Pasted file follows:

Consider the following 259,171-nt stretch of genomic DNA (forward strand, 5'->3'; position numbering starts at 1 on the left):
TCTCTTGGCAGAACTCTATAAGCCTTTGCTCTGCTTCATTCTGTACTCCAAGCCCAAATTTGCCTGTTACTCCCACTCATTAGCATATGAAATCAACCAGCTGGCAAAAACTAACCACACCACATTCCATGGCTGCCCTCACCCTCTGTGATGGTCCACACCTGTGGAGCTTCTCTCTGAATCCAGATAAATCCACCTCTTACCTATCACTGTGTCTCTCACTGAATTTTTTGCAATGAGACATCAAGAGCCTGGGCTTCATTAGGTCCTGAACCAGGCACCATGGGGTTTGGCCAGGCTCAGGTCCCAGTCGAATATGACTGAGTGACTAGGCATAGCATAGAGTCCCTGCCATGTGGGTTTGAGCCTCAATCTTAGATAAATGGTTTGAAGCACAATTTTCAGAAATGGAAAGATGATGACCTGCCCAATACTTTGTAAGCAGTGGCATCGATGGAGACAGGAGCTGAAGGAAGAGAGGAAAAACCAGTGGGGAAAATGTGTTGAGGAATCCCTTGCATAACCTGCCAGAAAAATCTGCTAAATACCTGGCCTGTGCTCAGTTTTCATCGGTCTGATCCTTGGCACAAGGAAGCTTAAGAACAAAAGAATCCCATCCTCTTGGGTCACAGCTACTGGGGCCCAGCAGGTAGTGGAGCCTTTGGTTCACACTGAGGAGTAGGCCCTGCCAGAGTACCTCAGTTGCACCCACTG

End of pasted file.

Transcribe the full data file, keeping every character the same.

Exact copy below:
Consider the following 259,171-nt stretch of genomic DNA (forward strand, 5'->3'; position numbering starts at 1 on the left):
TCTCTTGGCAGAACTCTATAAGCCTTTGCTCTGCTTCATTCTGTACTCCAAGCCCAAATTTGCCTGTTACTCCCACTCATTAGCATATGAAATCAACCAGCTGGCAAAAACTAACCACACCACATTCCATGGCTGCCCTCACCCTCTGTGATGGTCCACACCTGTGGAGCTTCTCTCTGAATCCAGATAAATCCACCTCTTACCTATCACTGTGTCTCTCACTGAATTTTTTGCAATGAGACATCAAGAGCCTGGGCTTCATTAGGTCCTGAACCAGGCACCATGGGGTTTGGCCAGGCTCAGGTCCCAGTCGAATATGACTGAGTGACTAGGCATAGCATAGAGTCCCTGCCATGTGGGTTTGAGCCTCAATCTTAGATAAATGGTTTGAAGCACAATTTTCAGAAATGGAAAGATGATGACCTGCCCAATACTTTGTAAGCAGTGGCATCGATGGAGACAGGAGCTGAAGGAAGAGAGGAAAAACCAGTGGGGAAAATGTGTTGAGGAATCCCTTGCATAACCTGCCAGAAAAATCTGCTAAATACCTGGCCTGTGCTCAGTTTTCATCGGTCTGATCCTTGGCACAAGGAAGCTTAAGAACAAAAGAATCCCATCCTCTTGGGTCACAGCTACTGGGGCCCAGCAGGTAGTGGAGCCTTTGGTTCACACTGAGGAGTAGGCCCTGCCAGAGTACCTCAGTTGCACCCACTG